How to Manage and Reduce Risk at Large Events

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A crowd crush is of little worry to most attending an athletic event or concert. Yet 46 crowd-related disasters killed at least 20 people between 1999 and 2021, including 10 people who were killed at the Astroworld Festival near Houston in November 2021. What causes these tragedies, and how can they be avoided?

Following the incident at Astroworld, Texas governor Greg Abbott created the Texas Task Force on Concert Safety (TFCS) to review the incident and “develop meaningful solutions that will keep Texans safe while maximizing the joy of live music events.” In April 2022, the TFCS issued its report with recommendations for:

• Unified On-Site Command and Control
• Permitting
• Training
• Planning and Risk Assessment
• Centralized Resources

Below we’ll look at the recommendations from the TFCS, as well as other strategies that event personnel can utilize to mitigate a crowd incident.

First, it is important to distinguish between an event and an incident. An event happens during a specific period and is usually planned. An incident is spontaneous and has a negative outcome. However disruptive an incident is, it can be planned for.


Following local, state and federal laws is essential for the success of any event. While there is no federal law on crowd safety, the National Fire Protection Association’s 101 Life Safety Code is considered the standard. This code recommends having one crowd manager for every 250 occupants at an event and establishes crowd density recommendations. These recommendations apply to places larger than 10,000 square feet, where the crowd density should not exceed one person every square yard (about 2.6 feet by 2.6 feet). Unfortunately, not every state has adopted the NFPA code. Some states use older versions, modified versions or do not adhere to any code at all. This inconsistency results in varied safety standards across the country, so it’s important to review your state regulations to ensure compliance.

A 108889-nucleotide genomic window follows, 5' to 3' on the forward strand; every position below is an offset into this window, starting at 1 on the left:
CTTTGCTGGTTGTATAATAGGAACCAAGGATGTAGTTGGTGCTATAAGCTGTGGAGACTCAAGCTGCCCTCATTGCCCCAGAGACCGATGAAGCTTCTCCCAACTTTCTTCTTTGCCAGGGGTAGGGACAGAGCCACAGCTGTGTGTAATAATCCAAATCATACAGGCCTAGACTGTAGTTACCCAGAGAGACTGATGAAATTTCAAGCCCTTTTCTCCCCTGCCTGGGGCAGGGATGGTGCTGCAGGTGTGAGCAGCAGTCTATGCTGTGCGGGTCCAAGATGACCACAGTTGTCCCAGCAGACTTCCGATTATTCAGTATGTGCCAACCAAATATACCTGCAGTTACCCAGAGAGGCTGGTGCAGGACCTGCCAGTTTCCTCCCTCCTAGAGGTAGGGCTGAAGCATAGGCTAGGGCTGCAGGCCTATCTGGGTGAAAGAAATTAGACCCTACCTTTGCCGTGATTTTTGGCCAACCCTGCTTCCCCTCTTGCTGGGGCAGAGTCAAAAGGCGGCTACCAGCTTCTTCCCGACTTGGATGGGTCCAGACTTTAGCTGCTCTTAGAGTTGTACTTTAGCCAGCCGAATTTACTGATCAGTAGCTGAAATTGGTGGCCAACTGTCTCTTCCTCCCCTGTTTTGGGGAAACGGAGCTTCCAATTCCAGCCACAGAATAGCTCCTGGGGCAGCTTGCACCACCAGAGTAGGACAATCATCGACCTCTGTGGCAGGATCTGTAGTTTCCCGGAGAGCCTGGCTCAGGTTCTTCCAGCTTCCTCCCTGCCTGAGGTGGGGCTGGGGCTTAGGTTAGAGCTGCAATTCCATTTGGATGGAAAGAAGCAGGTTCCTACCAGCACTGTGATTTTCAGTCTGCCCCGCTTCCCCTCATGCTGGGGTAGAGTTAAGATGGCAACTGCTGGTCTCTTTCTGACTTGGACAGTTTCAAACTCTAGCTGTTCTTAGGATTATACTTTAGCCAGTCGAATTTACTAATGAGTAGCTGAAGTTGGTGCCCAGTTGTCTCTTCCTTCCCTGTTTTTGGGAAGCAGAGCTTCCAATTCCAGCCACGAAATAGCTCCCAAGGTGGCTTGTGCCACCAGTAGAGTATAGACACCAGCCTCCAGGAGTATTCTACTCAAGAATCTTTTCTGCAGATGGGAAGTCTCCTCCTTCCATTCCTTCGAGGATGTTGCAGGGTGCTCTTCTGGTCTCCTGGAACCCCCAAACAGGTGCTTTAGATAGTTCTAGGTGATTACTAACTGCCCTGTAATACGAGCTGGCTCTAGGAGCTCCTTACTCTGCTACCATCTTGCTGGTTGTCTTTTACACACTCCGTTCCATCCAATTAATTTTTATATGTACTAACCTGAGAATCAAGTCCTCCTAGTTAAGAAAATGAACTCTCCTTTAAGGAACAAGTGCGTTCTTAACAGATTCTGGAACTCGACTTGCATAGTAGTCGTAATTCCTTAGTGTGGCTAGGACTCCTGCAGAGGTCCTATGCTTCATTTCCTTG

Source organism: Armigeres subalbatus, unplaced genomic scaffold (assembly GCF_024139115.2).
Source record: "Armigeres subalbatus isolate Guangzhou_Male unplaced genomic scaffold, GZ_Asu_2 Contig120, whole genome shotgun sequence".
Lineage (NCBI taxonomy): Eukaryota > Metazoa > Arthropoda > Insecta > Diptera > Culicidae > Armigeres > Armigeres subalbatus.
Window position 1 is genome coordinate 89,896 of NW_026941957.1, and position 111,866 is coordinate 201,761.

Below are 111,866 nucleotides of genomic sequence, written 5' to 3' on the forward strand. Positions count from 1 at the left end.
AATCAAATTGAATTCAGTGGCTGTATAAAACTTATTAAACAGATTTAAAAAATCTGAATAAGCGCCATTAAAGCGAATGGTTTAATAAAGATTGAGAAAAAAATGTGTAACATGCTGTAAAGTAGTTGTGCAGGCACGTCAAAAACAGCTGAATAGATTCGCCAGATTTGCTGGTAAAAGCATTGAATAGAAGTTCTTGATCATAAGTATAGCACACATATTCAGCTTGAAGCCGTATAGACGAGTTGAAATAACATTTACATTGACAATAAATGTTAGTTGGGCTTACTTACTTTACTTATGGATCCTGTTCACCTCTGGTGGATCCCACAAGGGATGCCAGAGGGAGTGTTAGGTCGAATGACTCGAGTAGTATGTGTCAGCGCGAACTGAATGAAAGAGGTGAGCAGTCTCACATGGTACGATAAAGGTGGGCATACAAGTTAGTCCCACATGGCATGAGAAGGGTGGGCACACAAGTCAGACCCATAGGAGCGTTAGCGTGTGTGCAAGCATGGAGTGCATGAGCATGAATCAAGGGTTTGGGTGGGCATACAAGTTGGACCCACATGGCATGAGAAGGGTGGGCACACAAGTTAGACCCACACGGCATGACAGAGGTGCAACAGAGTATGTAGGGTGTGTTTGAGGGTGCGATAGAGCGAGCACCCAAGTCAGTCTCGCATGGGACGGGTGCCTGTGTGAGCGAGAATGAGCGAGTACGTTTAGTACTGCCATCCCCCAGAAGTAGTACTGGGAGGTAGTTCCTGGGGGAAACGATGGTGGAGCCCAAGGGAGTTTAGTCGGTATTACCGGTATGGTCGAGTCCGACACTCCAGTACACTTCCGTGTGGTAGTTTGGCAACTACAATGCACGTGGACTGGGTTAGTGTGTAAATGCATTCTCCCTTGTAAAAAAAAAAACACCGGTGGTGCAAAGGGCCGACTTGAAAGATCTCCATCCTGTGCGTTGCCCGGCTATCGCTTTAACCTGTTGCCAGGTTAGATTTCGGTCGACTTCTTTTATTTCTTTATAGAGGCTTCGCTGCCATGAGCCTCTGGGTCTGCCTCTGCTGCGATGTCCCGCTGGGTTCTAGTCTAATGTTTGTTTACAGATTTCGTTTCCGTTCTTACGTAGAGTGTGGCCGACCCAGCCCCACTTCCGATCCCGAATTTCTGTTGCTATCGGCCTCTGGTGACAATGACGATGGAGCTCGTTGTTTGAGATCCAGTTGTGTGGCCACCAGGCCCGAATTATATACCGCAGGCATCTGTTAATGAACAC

Risk Management

Event risk management involves identifying, assessing and controlling threats to an event. The first step in any risk management process begins with identifying a risk assessment team. This risk assessment team should include key stakeholders from event management, local law enforcement, local emergency services, emergency management, facilities and transportation. This team is tasked with defining the essential functions of the event and any potential threats and hazards. The risk assessment team then prioritizes the risks by determining the vulnerability, likelihood and consequences of the threat or hazard. Risk prioritization focuses the efforts of the risk management team. From there, the team can develop strategies to reduce the impact of these threats and hazards.


Dwight D. Eisenhower is quoted as saying, “Plans are nothing; planning is everything.” The quote is generally considered to mean that you will probably have to deviate from your plan. But if you have taken the care to develop, discuss and put a plan in place, it will serve you exceptionally well, no matter how much deviation you are obliged to take.